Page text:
India became independent from the British, but not from its own quagmire of greed, selfishness, social inequalities and the fear of being suppressed by the strong. All these led to the rich becoming richer, and the poor becoming poorer; with the percentage of the latter growing exponentially. Pakistan, Bangladesh getting separated from India at the time of gaining Independence, also added religious factor to the many existing disparities.
India has a history of a few thousand years! It has a vast culture ranging from vedas to marriage system to a hierarchical structure, that attracted civilizations across. Education, once a privilege to only the rich, became a need for everyone after the Independence. With the inception of internet and globalisation, pursuing higher education in the west and being part of the western R&D has become affordable by many. Indian companies welcomed these graduates with greater respect. People who struggled fighting corruption and inequality whilst in India, started loving the fair and justice system in the West. This led to the nomenclature NRI, Non Resident Indian.
NRI is a very fascinating term for many in India. Being an NRI, has not been as easy as it sounds today. The concept is nothing different, in 2018, either. The acceptance levels have increased across; Indians became part of the western society. But the first experience of leaving India behind, the family & friends, the soil, the emotions are highly difficult to tackle, let alone the culture shock in the foreign place.
NRIs carry a different sense of responsibility with them. NRIs carry India tag with them through out, unknowingly. I, as an NRI, every minute, adorn patriotism to my very own brain and heart. From a distance, India appears very different now. I can see the potential India has. India, once again is being curbed, this time, by its own citizens majority of who lack a vision for future; who are powerful, and selfish. I can see the struggle of a common man who strives to lead a simple life in spite of the factors pulling him/her towards corruption and dishonesty. Placed on the top of my list, are those, who, by choice prefer to live in their homeland with all its deficiencies, perhaps seeking an opportunity to set things right.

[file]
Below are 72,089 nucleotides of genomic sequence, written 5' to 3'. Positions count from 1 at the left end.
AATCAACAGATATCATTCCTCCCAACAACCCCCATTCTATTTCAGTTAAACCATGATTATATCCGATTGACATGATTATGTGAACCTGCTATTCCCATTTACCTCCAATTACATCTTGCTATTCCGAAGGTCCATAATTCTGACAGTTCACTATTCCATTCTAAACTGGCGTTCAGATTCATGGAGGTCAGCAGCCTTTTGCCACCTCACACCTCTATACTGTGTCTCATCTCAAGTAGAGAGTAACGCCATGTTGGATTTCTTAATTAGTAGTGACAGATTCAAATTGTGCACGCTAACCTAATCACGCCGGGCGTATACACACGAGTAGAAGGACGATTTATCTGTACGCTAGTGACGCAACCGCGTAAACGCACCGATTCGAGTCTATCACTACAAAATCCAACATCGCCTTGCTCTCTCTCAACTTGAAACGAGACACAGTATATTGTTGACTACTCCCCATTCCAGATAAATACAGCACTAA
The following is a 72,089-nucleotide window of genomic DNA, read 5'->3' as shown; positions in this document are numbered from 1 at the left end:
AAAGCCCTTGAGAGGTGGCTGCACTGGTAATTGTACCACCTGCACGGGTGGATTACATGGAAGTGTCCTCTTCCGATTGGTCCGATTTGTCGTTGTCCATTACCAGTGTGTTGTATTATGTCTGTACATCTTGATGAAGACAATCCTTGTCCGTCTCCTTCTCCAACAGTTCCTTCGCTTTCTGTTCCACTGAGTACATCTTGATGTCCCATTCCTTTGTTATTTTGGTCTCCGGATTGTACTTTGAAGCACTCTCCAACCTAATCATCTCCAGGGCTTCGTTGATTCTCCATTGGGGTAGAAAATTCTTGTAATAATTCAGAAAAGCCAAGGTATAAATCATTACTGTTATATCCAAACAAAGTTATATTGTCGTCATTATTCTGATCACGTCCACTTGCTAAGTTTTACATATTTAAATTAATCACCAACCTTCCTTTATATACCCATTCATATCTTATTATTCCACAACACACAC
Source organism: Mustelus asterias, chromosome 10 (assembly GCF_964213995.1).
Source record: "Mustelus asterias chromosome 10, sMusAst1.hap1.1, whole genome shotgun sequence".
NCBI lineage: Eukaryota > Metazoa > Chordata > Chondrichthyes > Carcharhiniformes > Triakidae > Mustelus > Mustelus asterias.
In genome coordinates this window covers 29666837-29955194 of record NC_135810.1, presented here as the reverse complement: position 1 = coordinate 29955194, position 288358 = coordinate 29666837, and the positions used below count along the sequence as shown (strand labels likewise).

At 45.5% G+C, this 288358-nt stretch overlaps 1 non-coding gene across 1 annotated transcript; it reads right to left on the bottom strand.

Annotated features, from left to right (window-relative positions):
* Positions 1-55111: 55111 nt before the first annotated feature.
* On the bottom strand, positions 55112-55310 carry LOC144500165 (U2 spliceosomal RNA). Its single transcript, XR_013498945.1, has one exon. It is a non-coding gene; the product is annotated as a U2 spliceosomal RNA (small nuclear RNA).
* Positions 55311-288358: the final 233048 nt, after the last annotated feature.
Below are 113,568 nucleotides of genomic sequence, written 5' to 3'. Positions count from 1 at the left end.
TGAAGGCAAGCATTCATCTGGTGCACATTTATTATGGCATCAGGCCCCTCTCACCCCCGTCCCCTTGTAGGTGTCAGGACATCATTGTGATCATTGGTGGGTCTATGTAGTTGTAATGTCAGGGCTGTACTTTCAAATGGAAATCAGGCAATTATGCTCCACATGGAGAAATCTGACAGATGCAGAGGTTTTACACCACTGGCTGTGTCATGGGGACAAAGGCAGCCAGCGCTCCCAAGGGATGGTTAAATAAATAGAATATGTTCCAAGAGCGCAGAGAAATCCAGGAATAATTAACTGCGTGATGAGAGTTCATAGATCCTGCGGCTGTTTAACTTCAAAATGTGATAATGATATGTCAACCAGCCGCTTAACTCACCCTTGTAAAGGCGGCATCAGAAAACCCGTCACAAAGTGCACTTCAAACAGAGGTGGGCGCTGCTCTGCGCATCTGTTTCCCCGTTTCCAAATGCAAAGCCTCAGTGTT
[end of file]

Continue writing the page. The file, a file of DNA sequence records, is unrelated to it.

I have not met many Indians while in UK; neither regret that, nor had that thought cross my mind in nearly fifteen years of my living there. But in US, I see them on par with the locals and the other immigrants. Everyone I meet talk about India, the festivals, the culture, the language, the failing system, the hopes, every time. Yet, we NRIs are openly discouraged from talking about Indian politics, Indian corruption, Indian policies, if that goes against expectations of people currently living in India . Every NRI, by default is assumed to be highly rich, leading a very comfortable, easy life abroad. NRI struggles, life’s ups and downs, EMIs are all the same, and more importantly, the initial struggles for the authentic, fresh, easy food is inexplicable. Where we live, outside of India, we are ‘immigrants’, legal or illegal only matters to our self-consciousness. We add to the economic welfare of both the residing and the birth countries. We share our heart equally to all the countries. But an NRI is an NRI, a wanderer, a struggler, a hard worker, an immigrant. And, that’s not easy. NRI is an NRI either by choice or by circumstances. But, NRIs have emotions, love, and warmth that may be misconstrued, many a times.
I, along with my family, put our efforts into understanding the local communities, get into the groove, and we have warm acceptance levels. We enjoy the smiles that greet us every day. NRIs (most of us) act very responsibly in their foreign land. In this process, I have developed an invisible, affectionate bond with my foreign lands. Simultaneously, I have realised the admiration I have for my India. We are part of a global community aspiring peace and harmony across.
NRIs cannot be separated from their motherland. It’s their birthright!